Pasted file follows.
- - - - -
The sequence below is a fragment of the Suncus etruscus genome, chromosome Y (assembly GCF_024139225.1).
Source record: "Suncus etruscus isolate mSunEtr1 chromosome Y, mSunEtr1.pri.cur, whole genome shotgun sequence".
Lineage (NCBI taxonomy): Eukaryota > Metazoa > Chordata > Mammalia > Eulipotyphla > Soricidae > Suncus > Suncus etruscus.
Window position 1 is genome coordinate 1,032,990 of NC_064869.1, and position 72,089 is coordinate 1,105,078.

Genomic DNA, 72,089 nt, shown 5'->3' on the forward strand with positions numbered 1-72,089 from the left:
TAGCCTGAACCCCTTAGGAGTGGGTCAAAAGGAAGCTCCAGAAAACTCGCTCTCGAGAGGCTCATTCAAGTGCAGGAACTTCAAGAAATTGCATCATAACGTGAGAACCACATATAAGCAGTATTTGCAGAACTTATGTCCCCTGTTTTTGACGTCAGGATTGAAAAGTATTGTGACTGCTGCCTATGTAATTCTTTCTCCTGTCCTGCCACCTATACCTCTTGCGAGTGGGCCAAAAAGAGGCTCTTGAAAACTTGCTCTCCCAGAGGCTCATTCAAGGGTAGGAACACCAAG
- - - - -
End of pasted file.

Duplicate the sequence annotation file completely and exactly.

The sequence below is a fragment of the Suncus etruscus genome, chromosome Y (assembly GCF_024139225.1).
Source record: "Suncus etruscus isolate mSunEtr1 chromosome Y, mSunEtr1.pri.cur, whole genome shotgun sequence".
Lineage (NCBI taxonomy): Eukaryota > Metazoa > Chordata > Mammalia > Eulipotyphla > Soricidae > Suncus > Suncus etruscus.
Window position 1 is genome coordinate 1,032,990 of NC_064869.1, and position 72,089 is coordinate 1,105,078.

Genomic DNA, 72,089 nt, shown 5'->3' on the forward strand with positions numbered 1-72,089 from the left:
TAGCCTGAACCCCTTAGGAGTGGGTCAAAAGGAAGCTCCAGAAAACTCGCTCTCGAGAGGCTCATTCAAGTGCAGGAACTTCAAGAAATTGCATCATAACGTGAGAACCACATATAAGCAGTATTTGCAGAACTTATGTCCCCTGTTTTTGACGTCAGGATTGAAAAGTATTGTGACTGCTGCCTATGTAATTCTTTCTCCTGTCCTGCCACCTATACCTCTTGCGAGTGGGCCAAAAAGAGGCTCTTGAAAACTTGCTCTCCCAGAGGCTCATTCAAGGGTAGGAACACCAAG